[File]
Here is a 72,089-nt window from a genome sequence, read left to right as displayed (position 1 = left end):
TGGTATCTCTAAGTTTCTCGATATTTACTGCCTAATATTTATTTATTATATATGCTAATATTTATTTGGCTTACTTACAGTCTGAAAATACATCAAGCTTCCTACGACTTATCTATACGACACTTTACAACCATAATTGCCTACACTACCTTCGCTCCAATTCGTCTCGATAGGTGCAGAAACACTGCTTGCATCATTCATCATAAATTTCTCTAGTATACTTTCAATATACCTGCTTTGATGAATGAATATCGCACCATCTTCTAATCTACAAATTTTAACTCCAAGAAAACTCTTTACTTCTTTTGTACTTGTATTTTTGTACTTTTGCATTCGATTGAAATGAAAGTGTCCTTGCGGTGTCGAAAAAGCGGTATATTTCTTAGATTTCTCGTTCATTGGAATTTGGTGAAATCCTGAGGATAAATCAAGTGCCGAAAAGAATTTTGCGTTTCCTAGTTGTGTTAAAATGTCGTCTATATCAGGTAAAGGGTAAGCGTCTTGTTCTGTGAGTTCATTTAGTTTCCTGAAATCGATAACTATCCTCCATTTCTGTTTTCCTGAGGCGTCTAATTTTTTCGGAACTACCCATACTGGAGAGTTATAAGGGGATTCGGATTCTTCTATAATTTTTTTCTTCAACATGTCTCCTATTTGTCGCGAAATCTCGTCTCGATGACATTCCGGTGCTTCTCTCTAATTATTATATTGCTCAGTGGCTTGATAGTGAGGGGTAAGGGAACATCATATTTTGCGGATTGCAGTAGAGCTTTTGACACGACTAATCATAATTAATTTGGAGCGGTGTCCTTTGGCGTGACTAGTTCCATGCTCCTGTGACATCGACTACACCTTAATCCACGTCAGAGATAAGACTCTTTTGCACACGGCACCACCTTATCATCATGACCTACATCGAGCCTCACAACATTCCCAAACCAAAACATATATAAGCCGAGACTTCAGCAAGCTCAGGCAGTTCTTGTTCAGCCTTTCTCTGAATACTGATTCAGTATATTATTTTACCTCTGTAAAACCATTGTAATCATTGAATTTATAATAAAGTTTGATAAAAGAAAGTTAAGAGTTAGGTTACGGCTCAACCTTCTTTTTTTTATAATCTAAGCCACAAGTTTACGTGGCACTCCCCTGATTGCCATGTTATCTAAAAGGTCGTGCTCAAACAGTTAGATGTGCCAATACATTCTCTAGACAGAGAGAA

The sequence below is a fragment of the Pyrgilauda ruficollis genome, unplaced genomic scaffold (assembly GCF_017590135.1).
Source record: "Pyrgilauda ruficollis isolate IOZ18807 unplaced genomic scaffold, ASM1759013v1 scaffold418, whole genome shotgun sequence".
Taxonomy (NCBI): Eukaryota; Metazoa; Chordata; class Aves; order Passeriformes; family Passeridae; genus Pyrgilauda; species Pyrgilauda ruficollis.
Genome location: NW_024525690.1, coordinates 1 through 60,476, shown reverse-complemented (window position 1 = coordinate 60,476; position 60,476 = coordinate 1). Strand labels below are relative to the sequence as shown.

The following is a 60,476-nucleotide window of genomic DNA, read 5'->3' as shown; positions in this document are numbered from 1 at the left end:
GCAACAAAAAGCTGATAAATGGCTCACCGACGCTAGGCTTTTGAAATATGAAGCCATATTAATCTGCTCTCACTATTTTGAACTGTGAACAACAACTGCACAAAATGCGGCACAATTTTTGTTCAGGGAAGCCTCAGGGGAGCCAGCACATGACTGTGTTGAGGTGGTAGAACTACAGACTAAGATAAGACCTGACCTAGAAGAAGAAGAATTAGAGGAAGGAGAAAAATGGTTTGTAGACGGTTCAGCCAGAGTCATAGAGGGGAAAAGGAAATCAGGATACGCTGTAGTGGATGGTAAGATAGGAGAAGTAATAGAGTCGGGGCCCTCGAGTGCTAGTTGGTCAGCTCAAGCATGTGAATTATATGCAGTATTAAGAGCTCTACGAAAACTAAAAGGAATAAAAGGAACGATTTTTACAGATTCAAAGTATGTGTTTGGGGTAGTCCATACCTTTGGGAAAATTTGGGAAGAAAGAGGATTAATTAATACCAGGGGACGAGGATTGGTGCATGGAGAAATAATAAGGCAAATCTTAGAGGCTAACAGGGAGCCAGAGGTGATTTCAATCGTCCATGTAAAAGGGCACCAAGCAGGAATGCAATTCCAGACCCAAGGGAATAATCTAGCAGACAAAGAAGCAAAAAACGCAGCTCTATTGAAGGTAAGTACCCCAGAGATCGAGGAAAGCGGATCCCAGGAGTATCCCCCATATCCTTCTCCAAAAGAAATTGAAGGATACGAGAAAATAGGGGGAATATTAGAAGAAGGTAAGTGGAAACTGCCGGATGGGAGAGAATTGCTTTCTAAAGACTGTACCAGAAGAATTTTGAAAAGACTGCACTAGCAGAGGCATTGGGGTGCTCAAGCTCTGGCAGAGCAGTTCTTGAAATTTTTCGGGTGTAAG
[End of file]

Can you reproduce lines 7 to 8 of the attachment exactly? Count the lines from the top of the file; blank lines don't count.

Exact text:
The following is a 60,476-nucleotide window of genomic DNA, read 5'->3' as shown; positions in this document are numbered from 1 at the left end:
GCAACAAAAAGCTGATAAATGGCTCACCGACGCTAGGCTTTTGAAATATGAAGCCATATTAATCTGCTCTCACTATTTTGAACTGTGAACAACAACTGCACAAAATGCGGCACAATTTTTGTTCAGGGAAGCCTCAGGGGAGCCAGCACATGACTGTGTTGAGGTGGTAGAACTACAGACTAAGATAAGACCTGACCTAGAAGAAGAAGAATTAGAGGAAGGAGAAAAATGGTTTGTAGACGGTTCAGCCAGAGTCATAGAGGGGAAAAGGAAATCAGGATACGCTGTAGTGGATGGTAAGATAGGAGAAGTAATAGAGTCGGGGCCCTCGAGTGCTAGTTGGTCAGCTCAAGCATGTGAATTATATGCAGTATTAAGAGCTCTACGAAAACTAAAAGGAATAAAAGGAACGATTTTTACAGATTCAAAGTATGTGTTTGGGGTAGTCCATACCTTTGGGAAAATTTGGGAAGAAAGAGGATTAATTAATACCAGGGGACGAGGATTGGTGCATGGAGAAATAATAAGGCAAATCTTAGAGGCTAACAGGGAGCCAGAGGTGATTTCAATCGTCCATGTAAAAGGGCACCAAGCAGGAATGCAATTCCAGACCCAAGGGAATAATCTAGCAGACAAAGAAGCAAAAAACGCAGCTCTATTGAAGGTAAGTACCCCAGAGATCGAGGAAAGCGGATCCCAGGAGTATCCCCCATATCCTTCTCCAAAAGAAATTGAAGGATACGAGAAAATAGGGGGAATATTAGAAGAAGGTAAGTGGAAACTGCCGGATGGGAGAGAATTGCTTTCTAAAGACTGTACCAGAAGAATTTTGAAAAGACTGCACTAGCAGAGGCATTGGGGTGCTCAAGCTCTGGCAGAGCAGTTCTTGAAATTTTTCGGGTGTAAG